In early November 2017, media outlets hailed the Paradise Papers as a major scoop: 13.4 million leaked documents revealed the financial details of some of the world’s leading brands, politicians, sports stars, and musicians. But this was to be no repeat of last year’s Panama Papers, in which well-known names appeared relating to criminal acts like “corruption,” “tax evasion,” and “money laundering”; the Paradise Papers failed to reveal a single crime.
So why was it considered news?
The general public’s views of “right” and “wrong” are on this and many other occasions at odds with lawful definitions of “legal” and “illegal.” While the latter express a state’s interests in sanctioning certain exchanges or behaviours (i.e., are an expression of power and an attempt to manufacture a specific type of social order), the former are social beliefs about the legitimacy of certain acts, which may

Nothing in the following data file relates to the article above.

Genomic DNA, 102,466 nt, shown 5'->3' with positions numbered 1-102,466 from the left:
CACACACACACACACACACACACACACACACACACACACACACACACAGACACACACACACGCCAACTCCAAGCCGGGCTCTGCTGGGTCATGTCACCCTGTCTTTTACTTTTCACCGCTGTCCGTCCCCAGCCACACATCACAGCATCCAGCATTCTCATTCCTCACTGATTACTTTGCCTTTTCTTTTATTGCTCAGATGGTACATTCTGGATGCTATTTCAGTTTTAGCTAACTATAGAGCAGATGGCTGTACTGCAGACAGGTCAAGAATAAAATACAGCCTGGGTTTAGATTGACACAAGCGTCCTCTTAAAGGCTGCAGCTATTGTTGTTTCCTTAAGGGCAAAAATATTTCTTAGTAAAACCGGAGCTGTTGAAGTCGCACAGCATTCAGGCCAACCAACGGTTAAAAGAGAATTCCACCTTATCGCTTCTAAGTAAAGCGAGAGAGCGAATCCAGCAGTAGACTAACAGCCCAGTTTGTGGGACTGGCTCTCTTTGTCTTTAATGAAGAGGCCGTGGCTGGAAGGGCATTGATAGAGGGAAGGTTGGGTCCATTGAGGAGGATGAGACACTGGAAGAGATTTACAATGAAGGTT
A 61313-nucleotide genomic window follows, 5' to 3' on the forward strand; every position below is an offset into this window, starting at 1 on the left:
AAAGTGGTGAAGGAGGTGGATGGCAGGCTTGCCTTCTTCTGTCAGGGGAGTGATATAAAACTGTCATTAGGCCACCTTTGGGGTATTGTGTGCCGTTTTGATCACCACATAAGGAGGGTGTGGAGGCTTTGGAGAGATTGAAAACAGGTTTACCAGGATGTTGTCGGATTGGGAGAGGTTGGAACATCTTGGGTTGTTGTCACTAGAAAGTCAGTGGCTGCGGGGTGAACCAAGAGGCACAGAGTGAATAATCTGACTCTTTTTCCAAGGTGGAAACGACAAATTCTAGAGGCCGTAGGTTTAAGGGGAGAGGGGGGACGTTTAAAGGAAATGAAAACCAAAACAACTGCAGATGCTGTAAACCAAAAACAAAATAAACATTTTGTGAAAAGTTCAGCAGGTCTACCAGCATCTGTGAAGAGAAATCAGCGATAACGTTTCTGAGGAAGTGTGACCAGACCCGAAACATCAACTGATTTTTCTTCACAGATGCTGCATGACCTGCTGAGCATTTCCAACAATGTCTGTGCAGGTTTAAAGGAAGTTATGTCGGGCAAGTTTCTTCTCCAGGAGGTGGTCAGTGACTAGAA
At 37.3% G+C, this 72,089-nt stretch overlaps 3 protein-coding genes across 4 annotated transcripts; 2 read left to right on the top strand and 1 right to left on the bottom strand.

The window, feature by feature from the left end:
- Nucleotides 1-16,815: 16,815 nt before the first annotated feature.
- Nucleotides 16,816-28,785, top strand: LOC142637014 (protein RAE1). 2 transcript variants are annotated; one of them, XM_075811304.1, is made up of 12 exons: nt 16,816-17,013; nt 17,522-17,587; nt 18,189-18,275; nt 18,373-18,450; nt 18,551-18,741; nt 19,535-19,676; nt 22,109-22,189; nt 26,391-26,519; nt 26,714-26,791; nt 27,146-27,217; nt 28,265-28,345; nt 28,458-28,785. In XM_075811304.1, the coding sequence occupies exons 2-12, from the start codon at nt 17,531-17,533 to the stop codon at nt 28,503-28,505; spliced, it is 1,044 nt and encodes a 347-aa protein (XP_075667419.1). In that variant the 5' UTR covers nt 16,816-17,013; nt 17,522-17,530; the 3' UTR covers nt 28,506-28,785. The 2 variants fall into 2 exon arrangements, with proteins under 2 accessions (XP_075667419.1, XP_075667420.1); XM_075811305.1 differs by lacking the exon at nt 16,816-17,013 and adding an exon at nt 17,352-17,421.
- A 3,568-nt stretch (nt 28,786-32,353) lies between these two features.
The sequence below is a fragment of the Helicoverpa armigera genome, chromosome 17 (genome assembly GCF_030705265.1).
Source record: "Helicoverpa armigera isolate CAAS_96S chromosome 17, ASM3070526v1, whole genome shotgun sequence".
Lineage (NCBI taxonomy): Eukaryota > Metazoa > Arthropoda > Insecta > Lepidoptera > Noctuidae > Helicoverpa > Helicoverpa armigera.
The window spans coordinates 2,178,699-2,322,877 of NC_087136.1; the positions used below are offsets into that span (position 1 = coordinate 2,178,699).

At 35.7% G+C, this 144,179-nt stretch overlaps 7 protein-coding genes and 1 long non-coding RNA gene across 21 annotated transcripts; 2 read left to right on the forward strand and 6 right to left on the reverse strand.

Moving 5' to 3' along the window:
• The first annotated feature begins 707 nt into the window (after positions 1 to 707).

... read more at: https://blog.oup.com/2018/01/legal-rights-morality-law/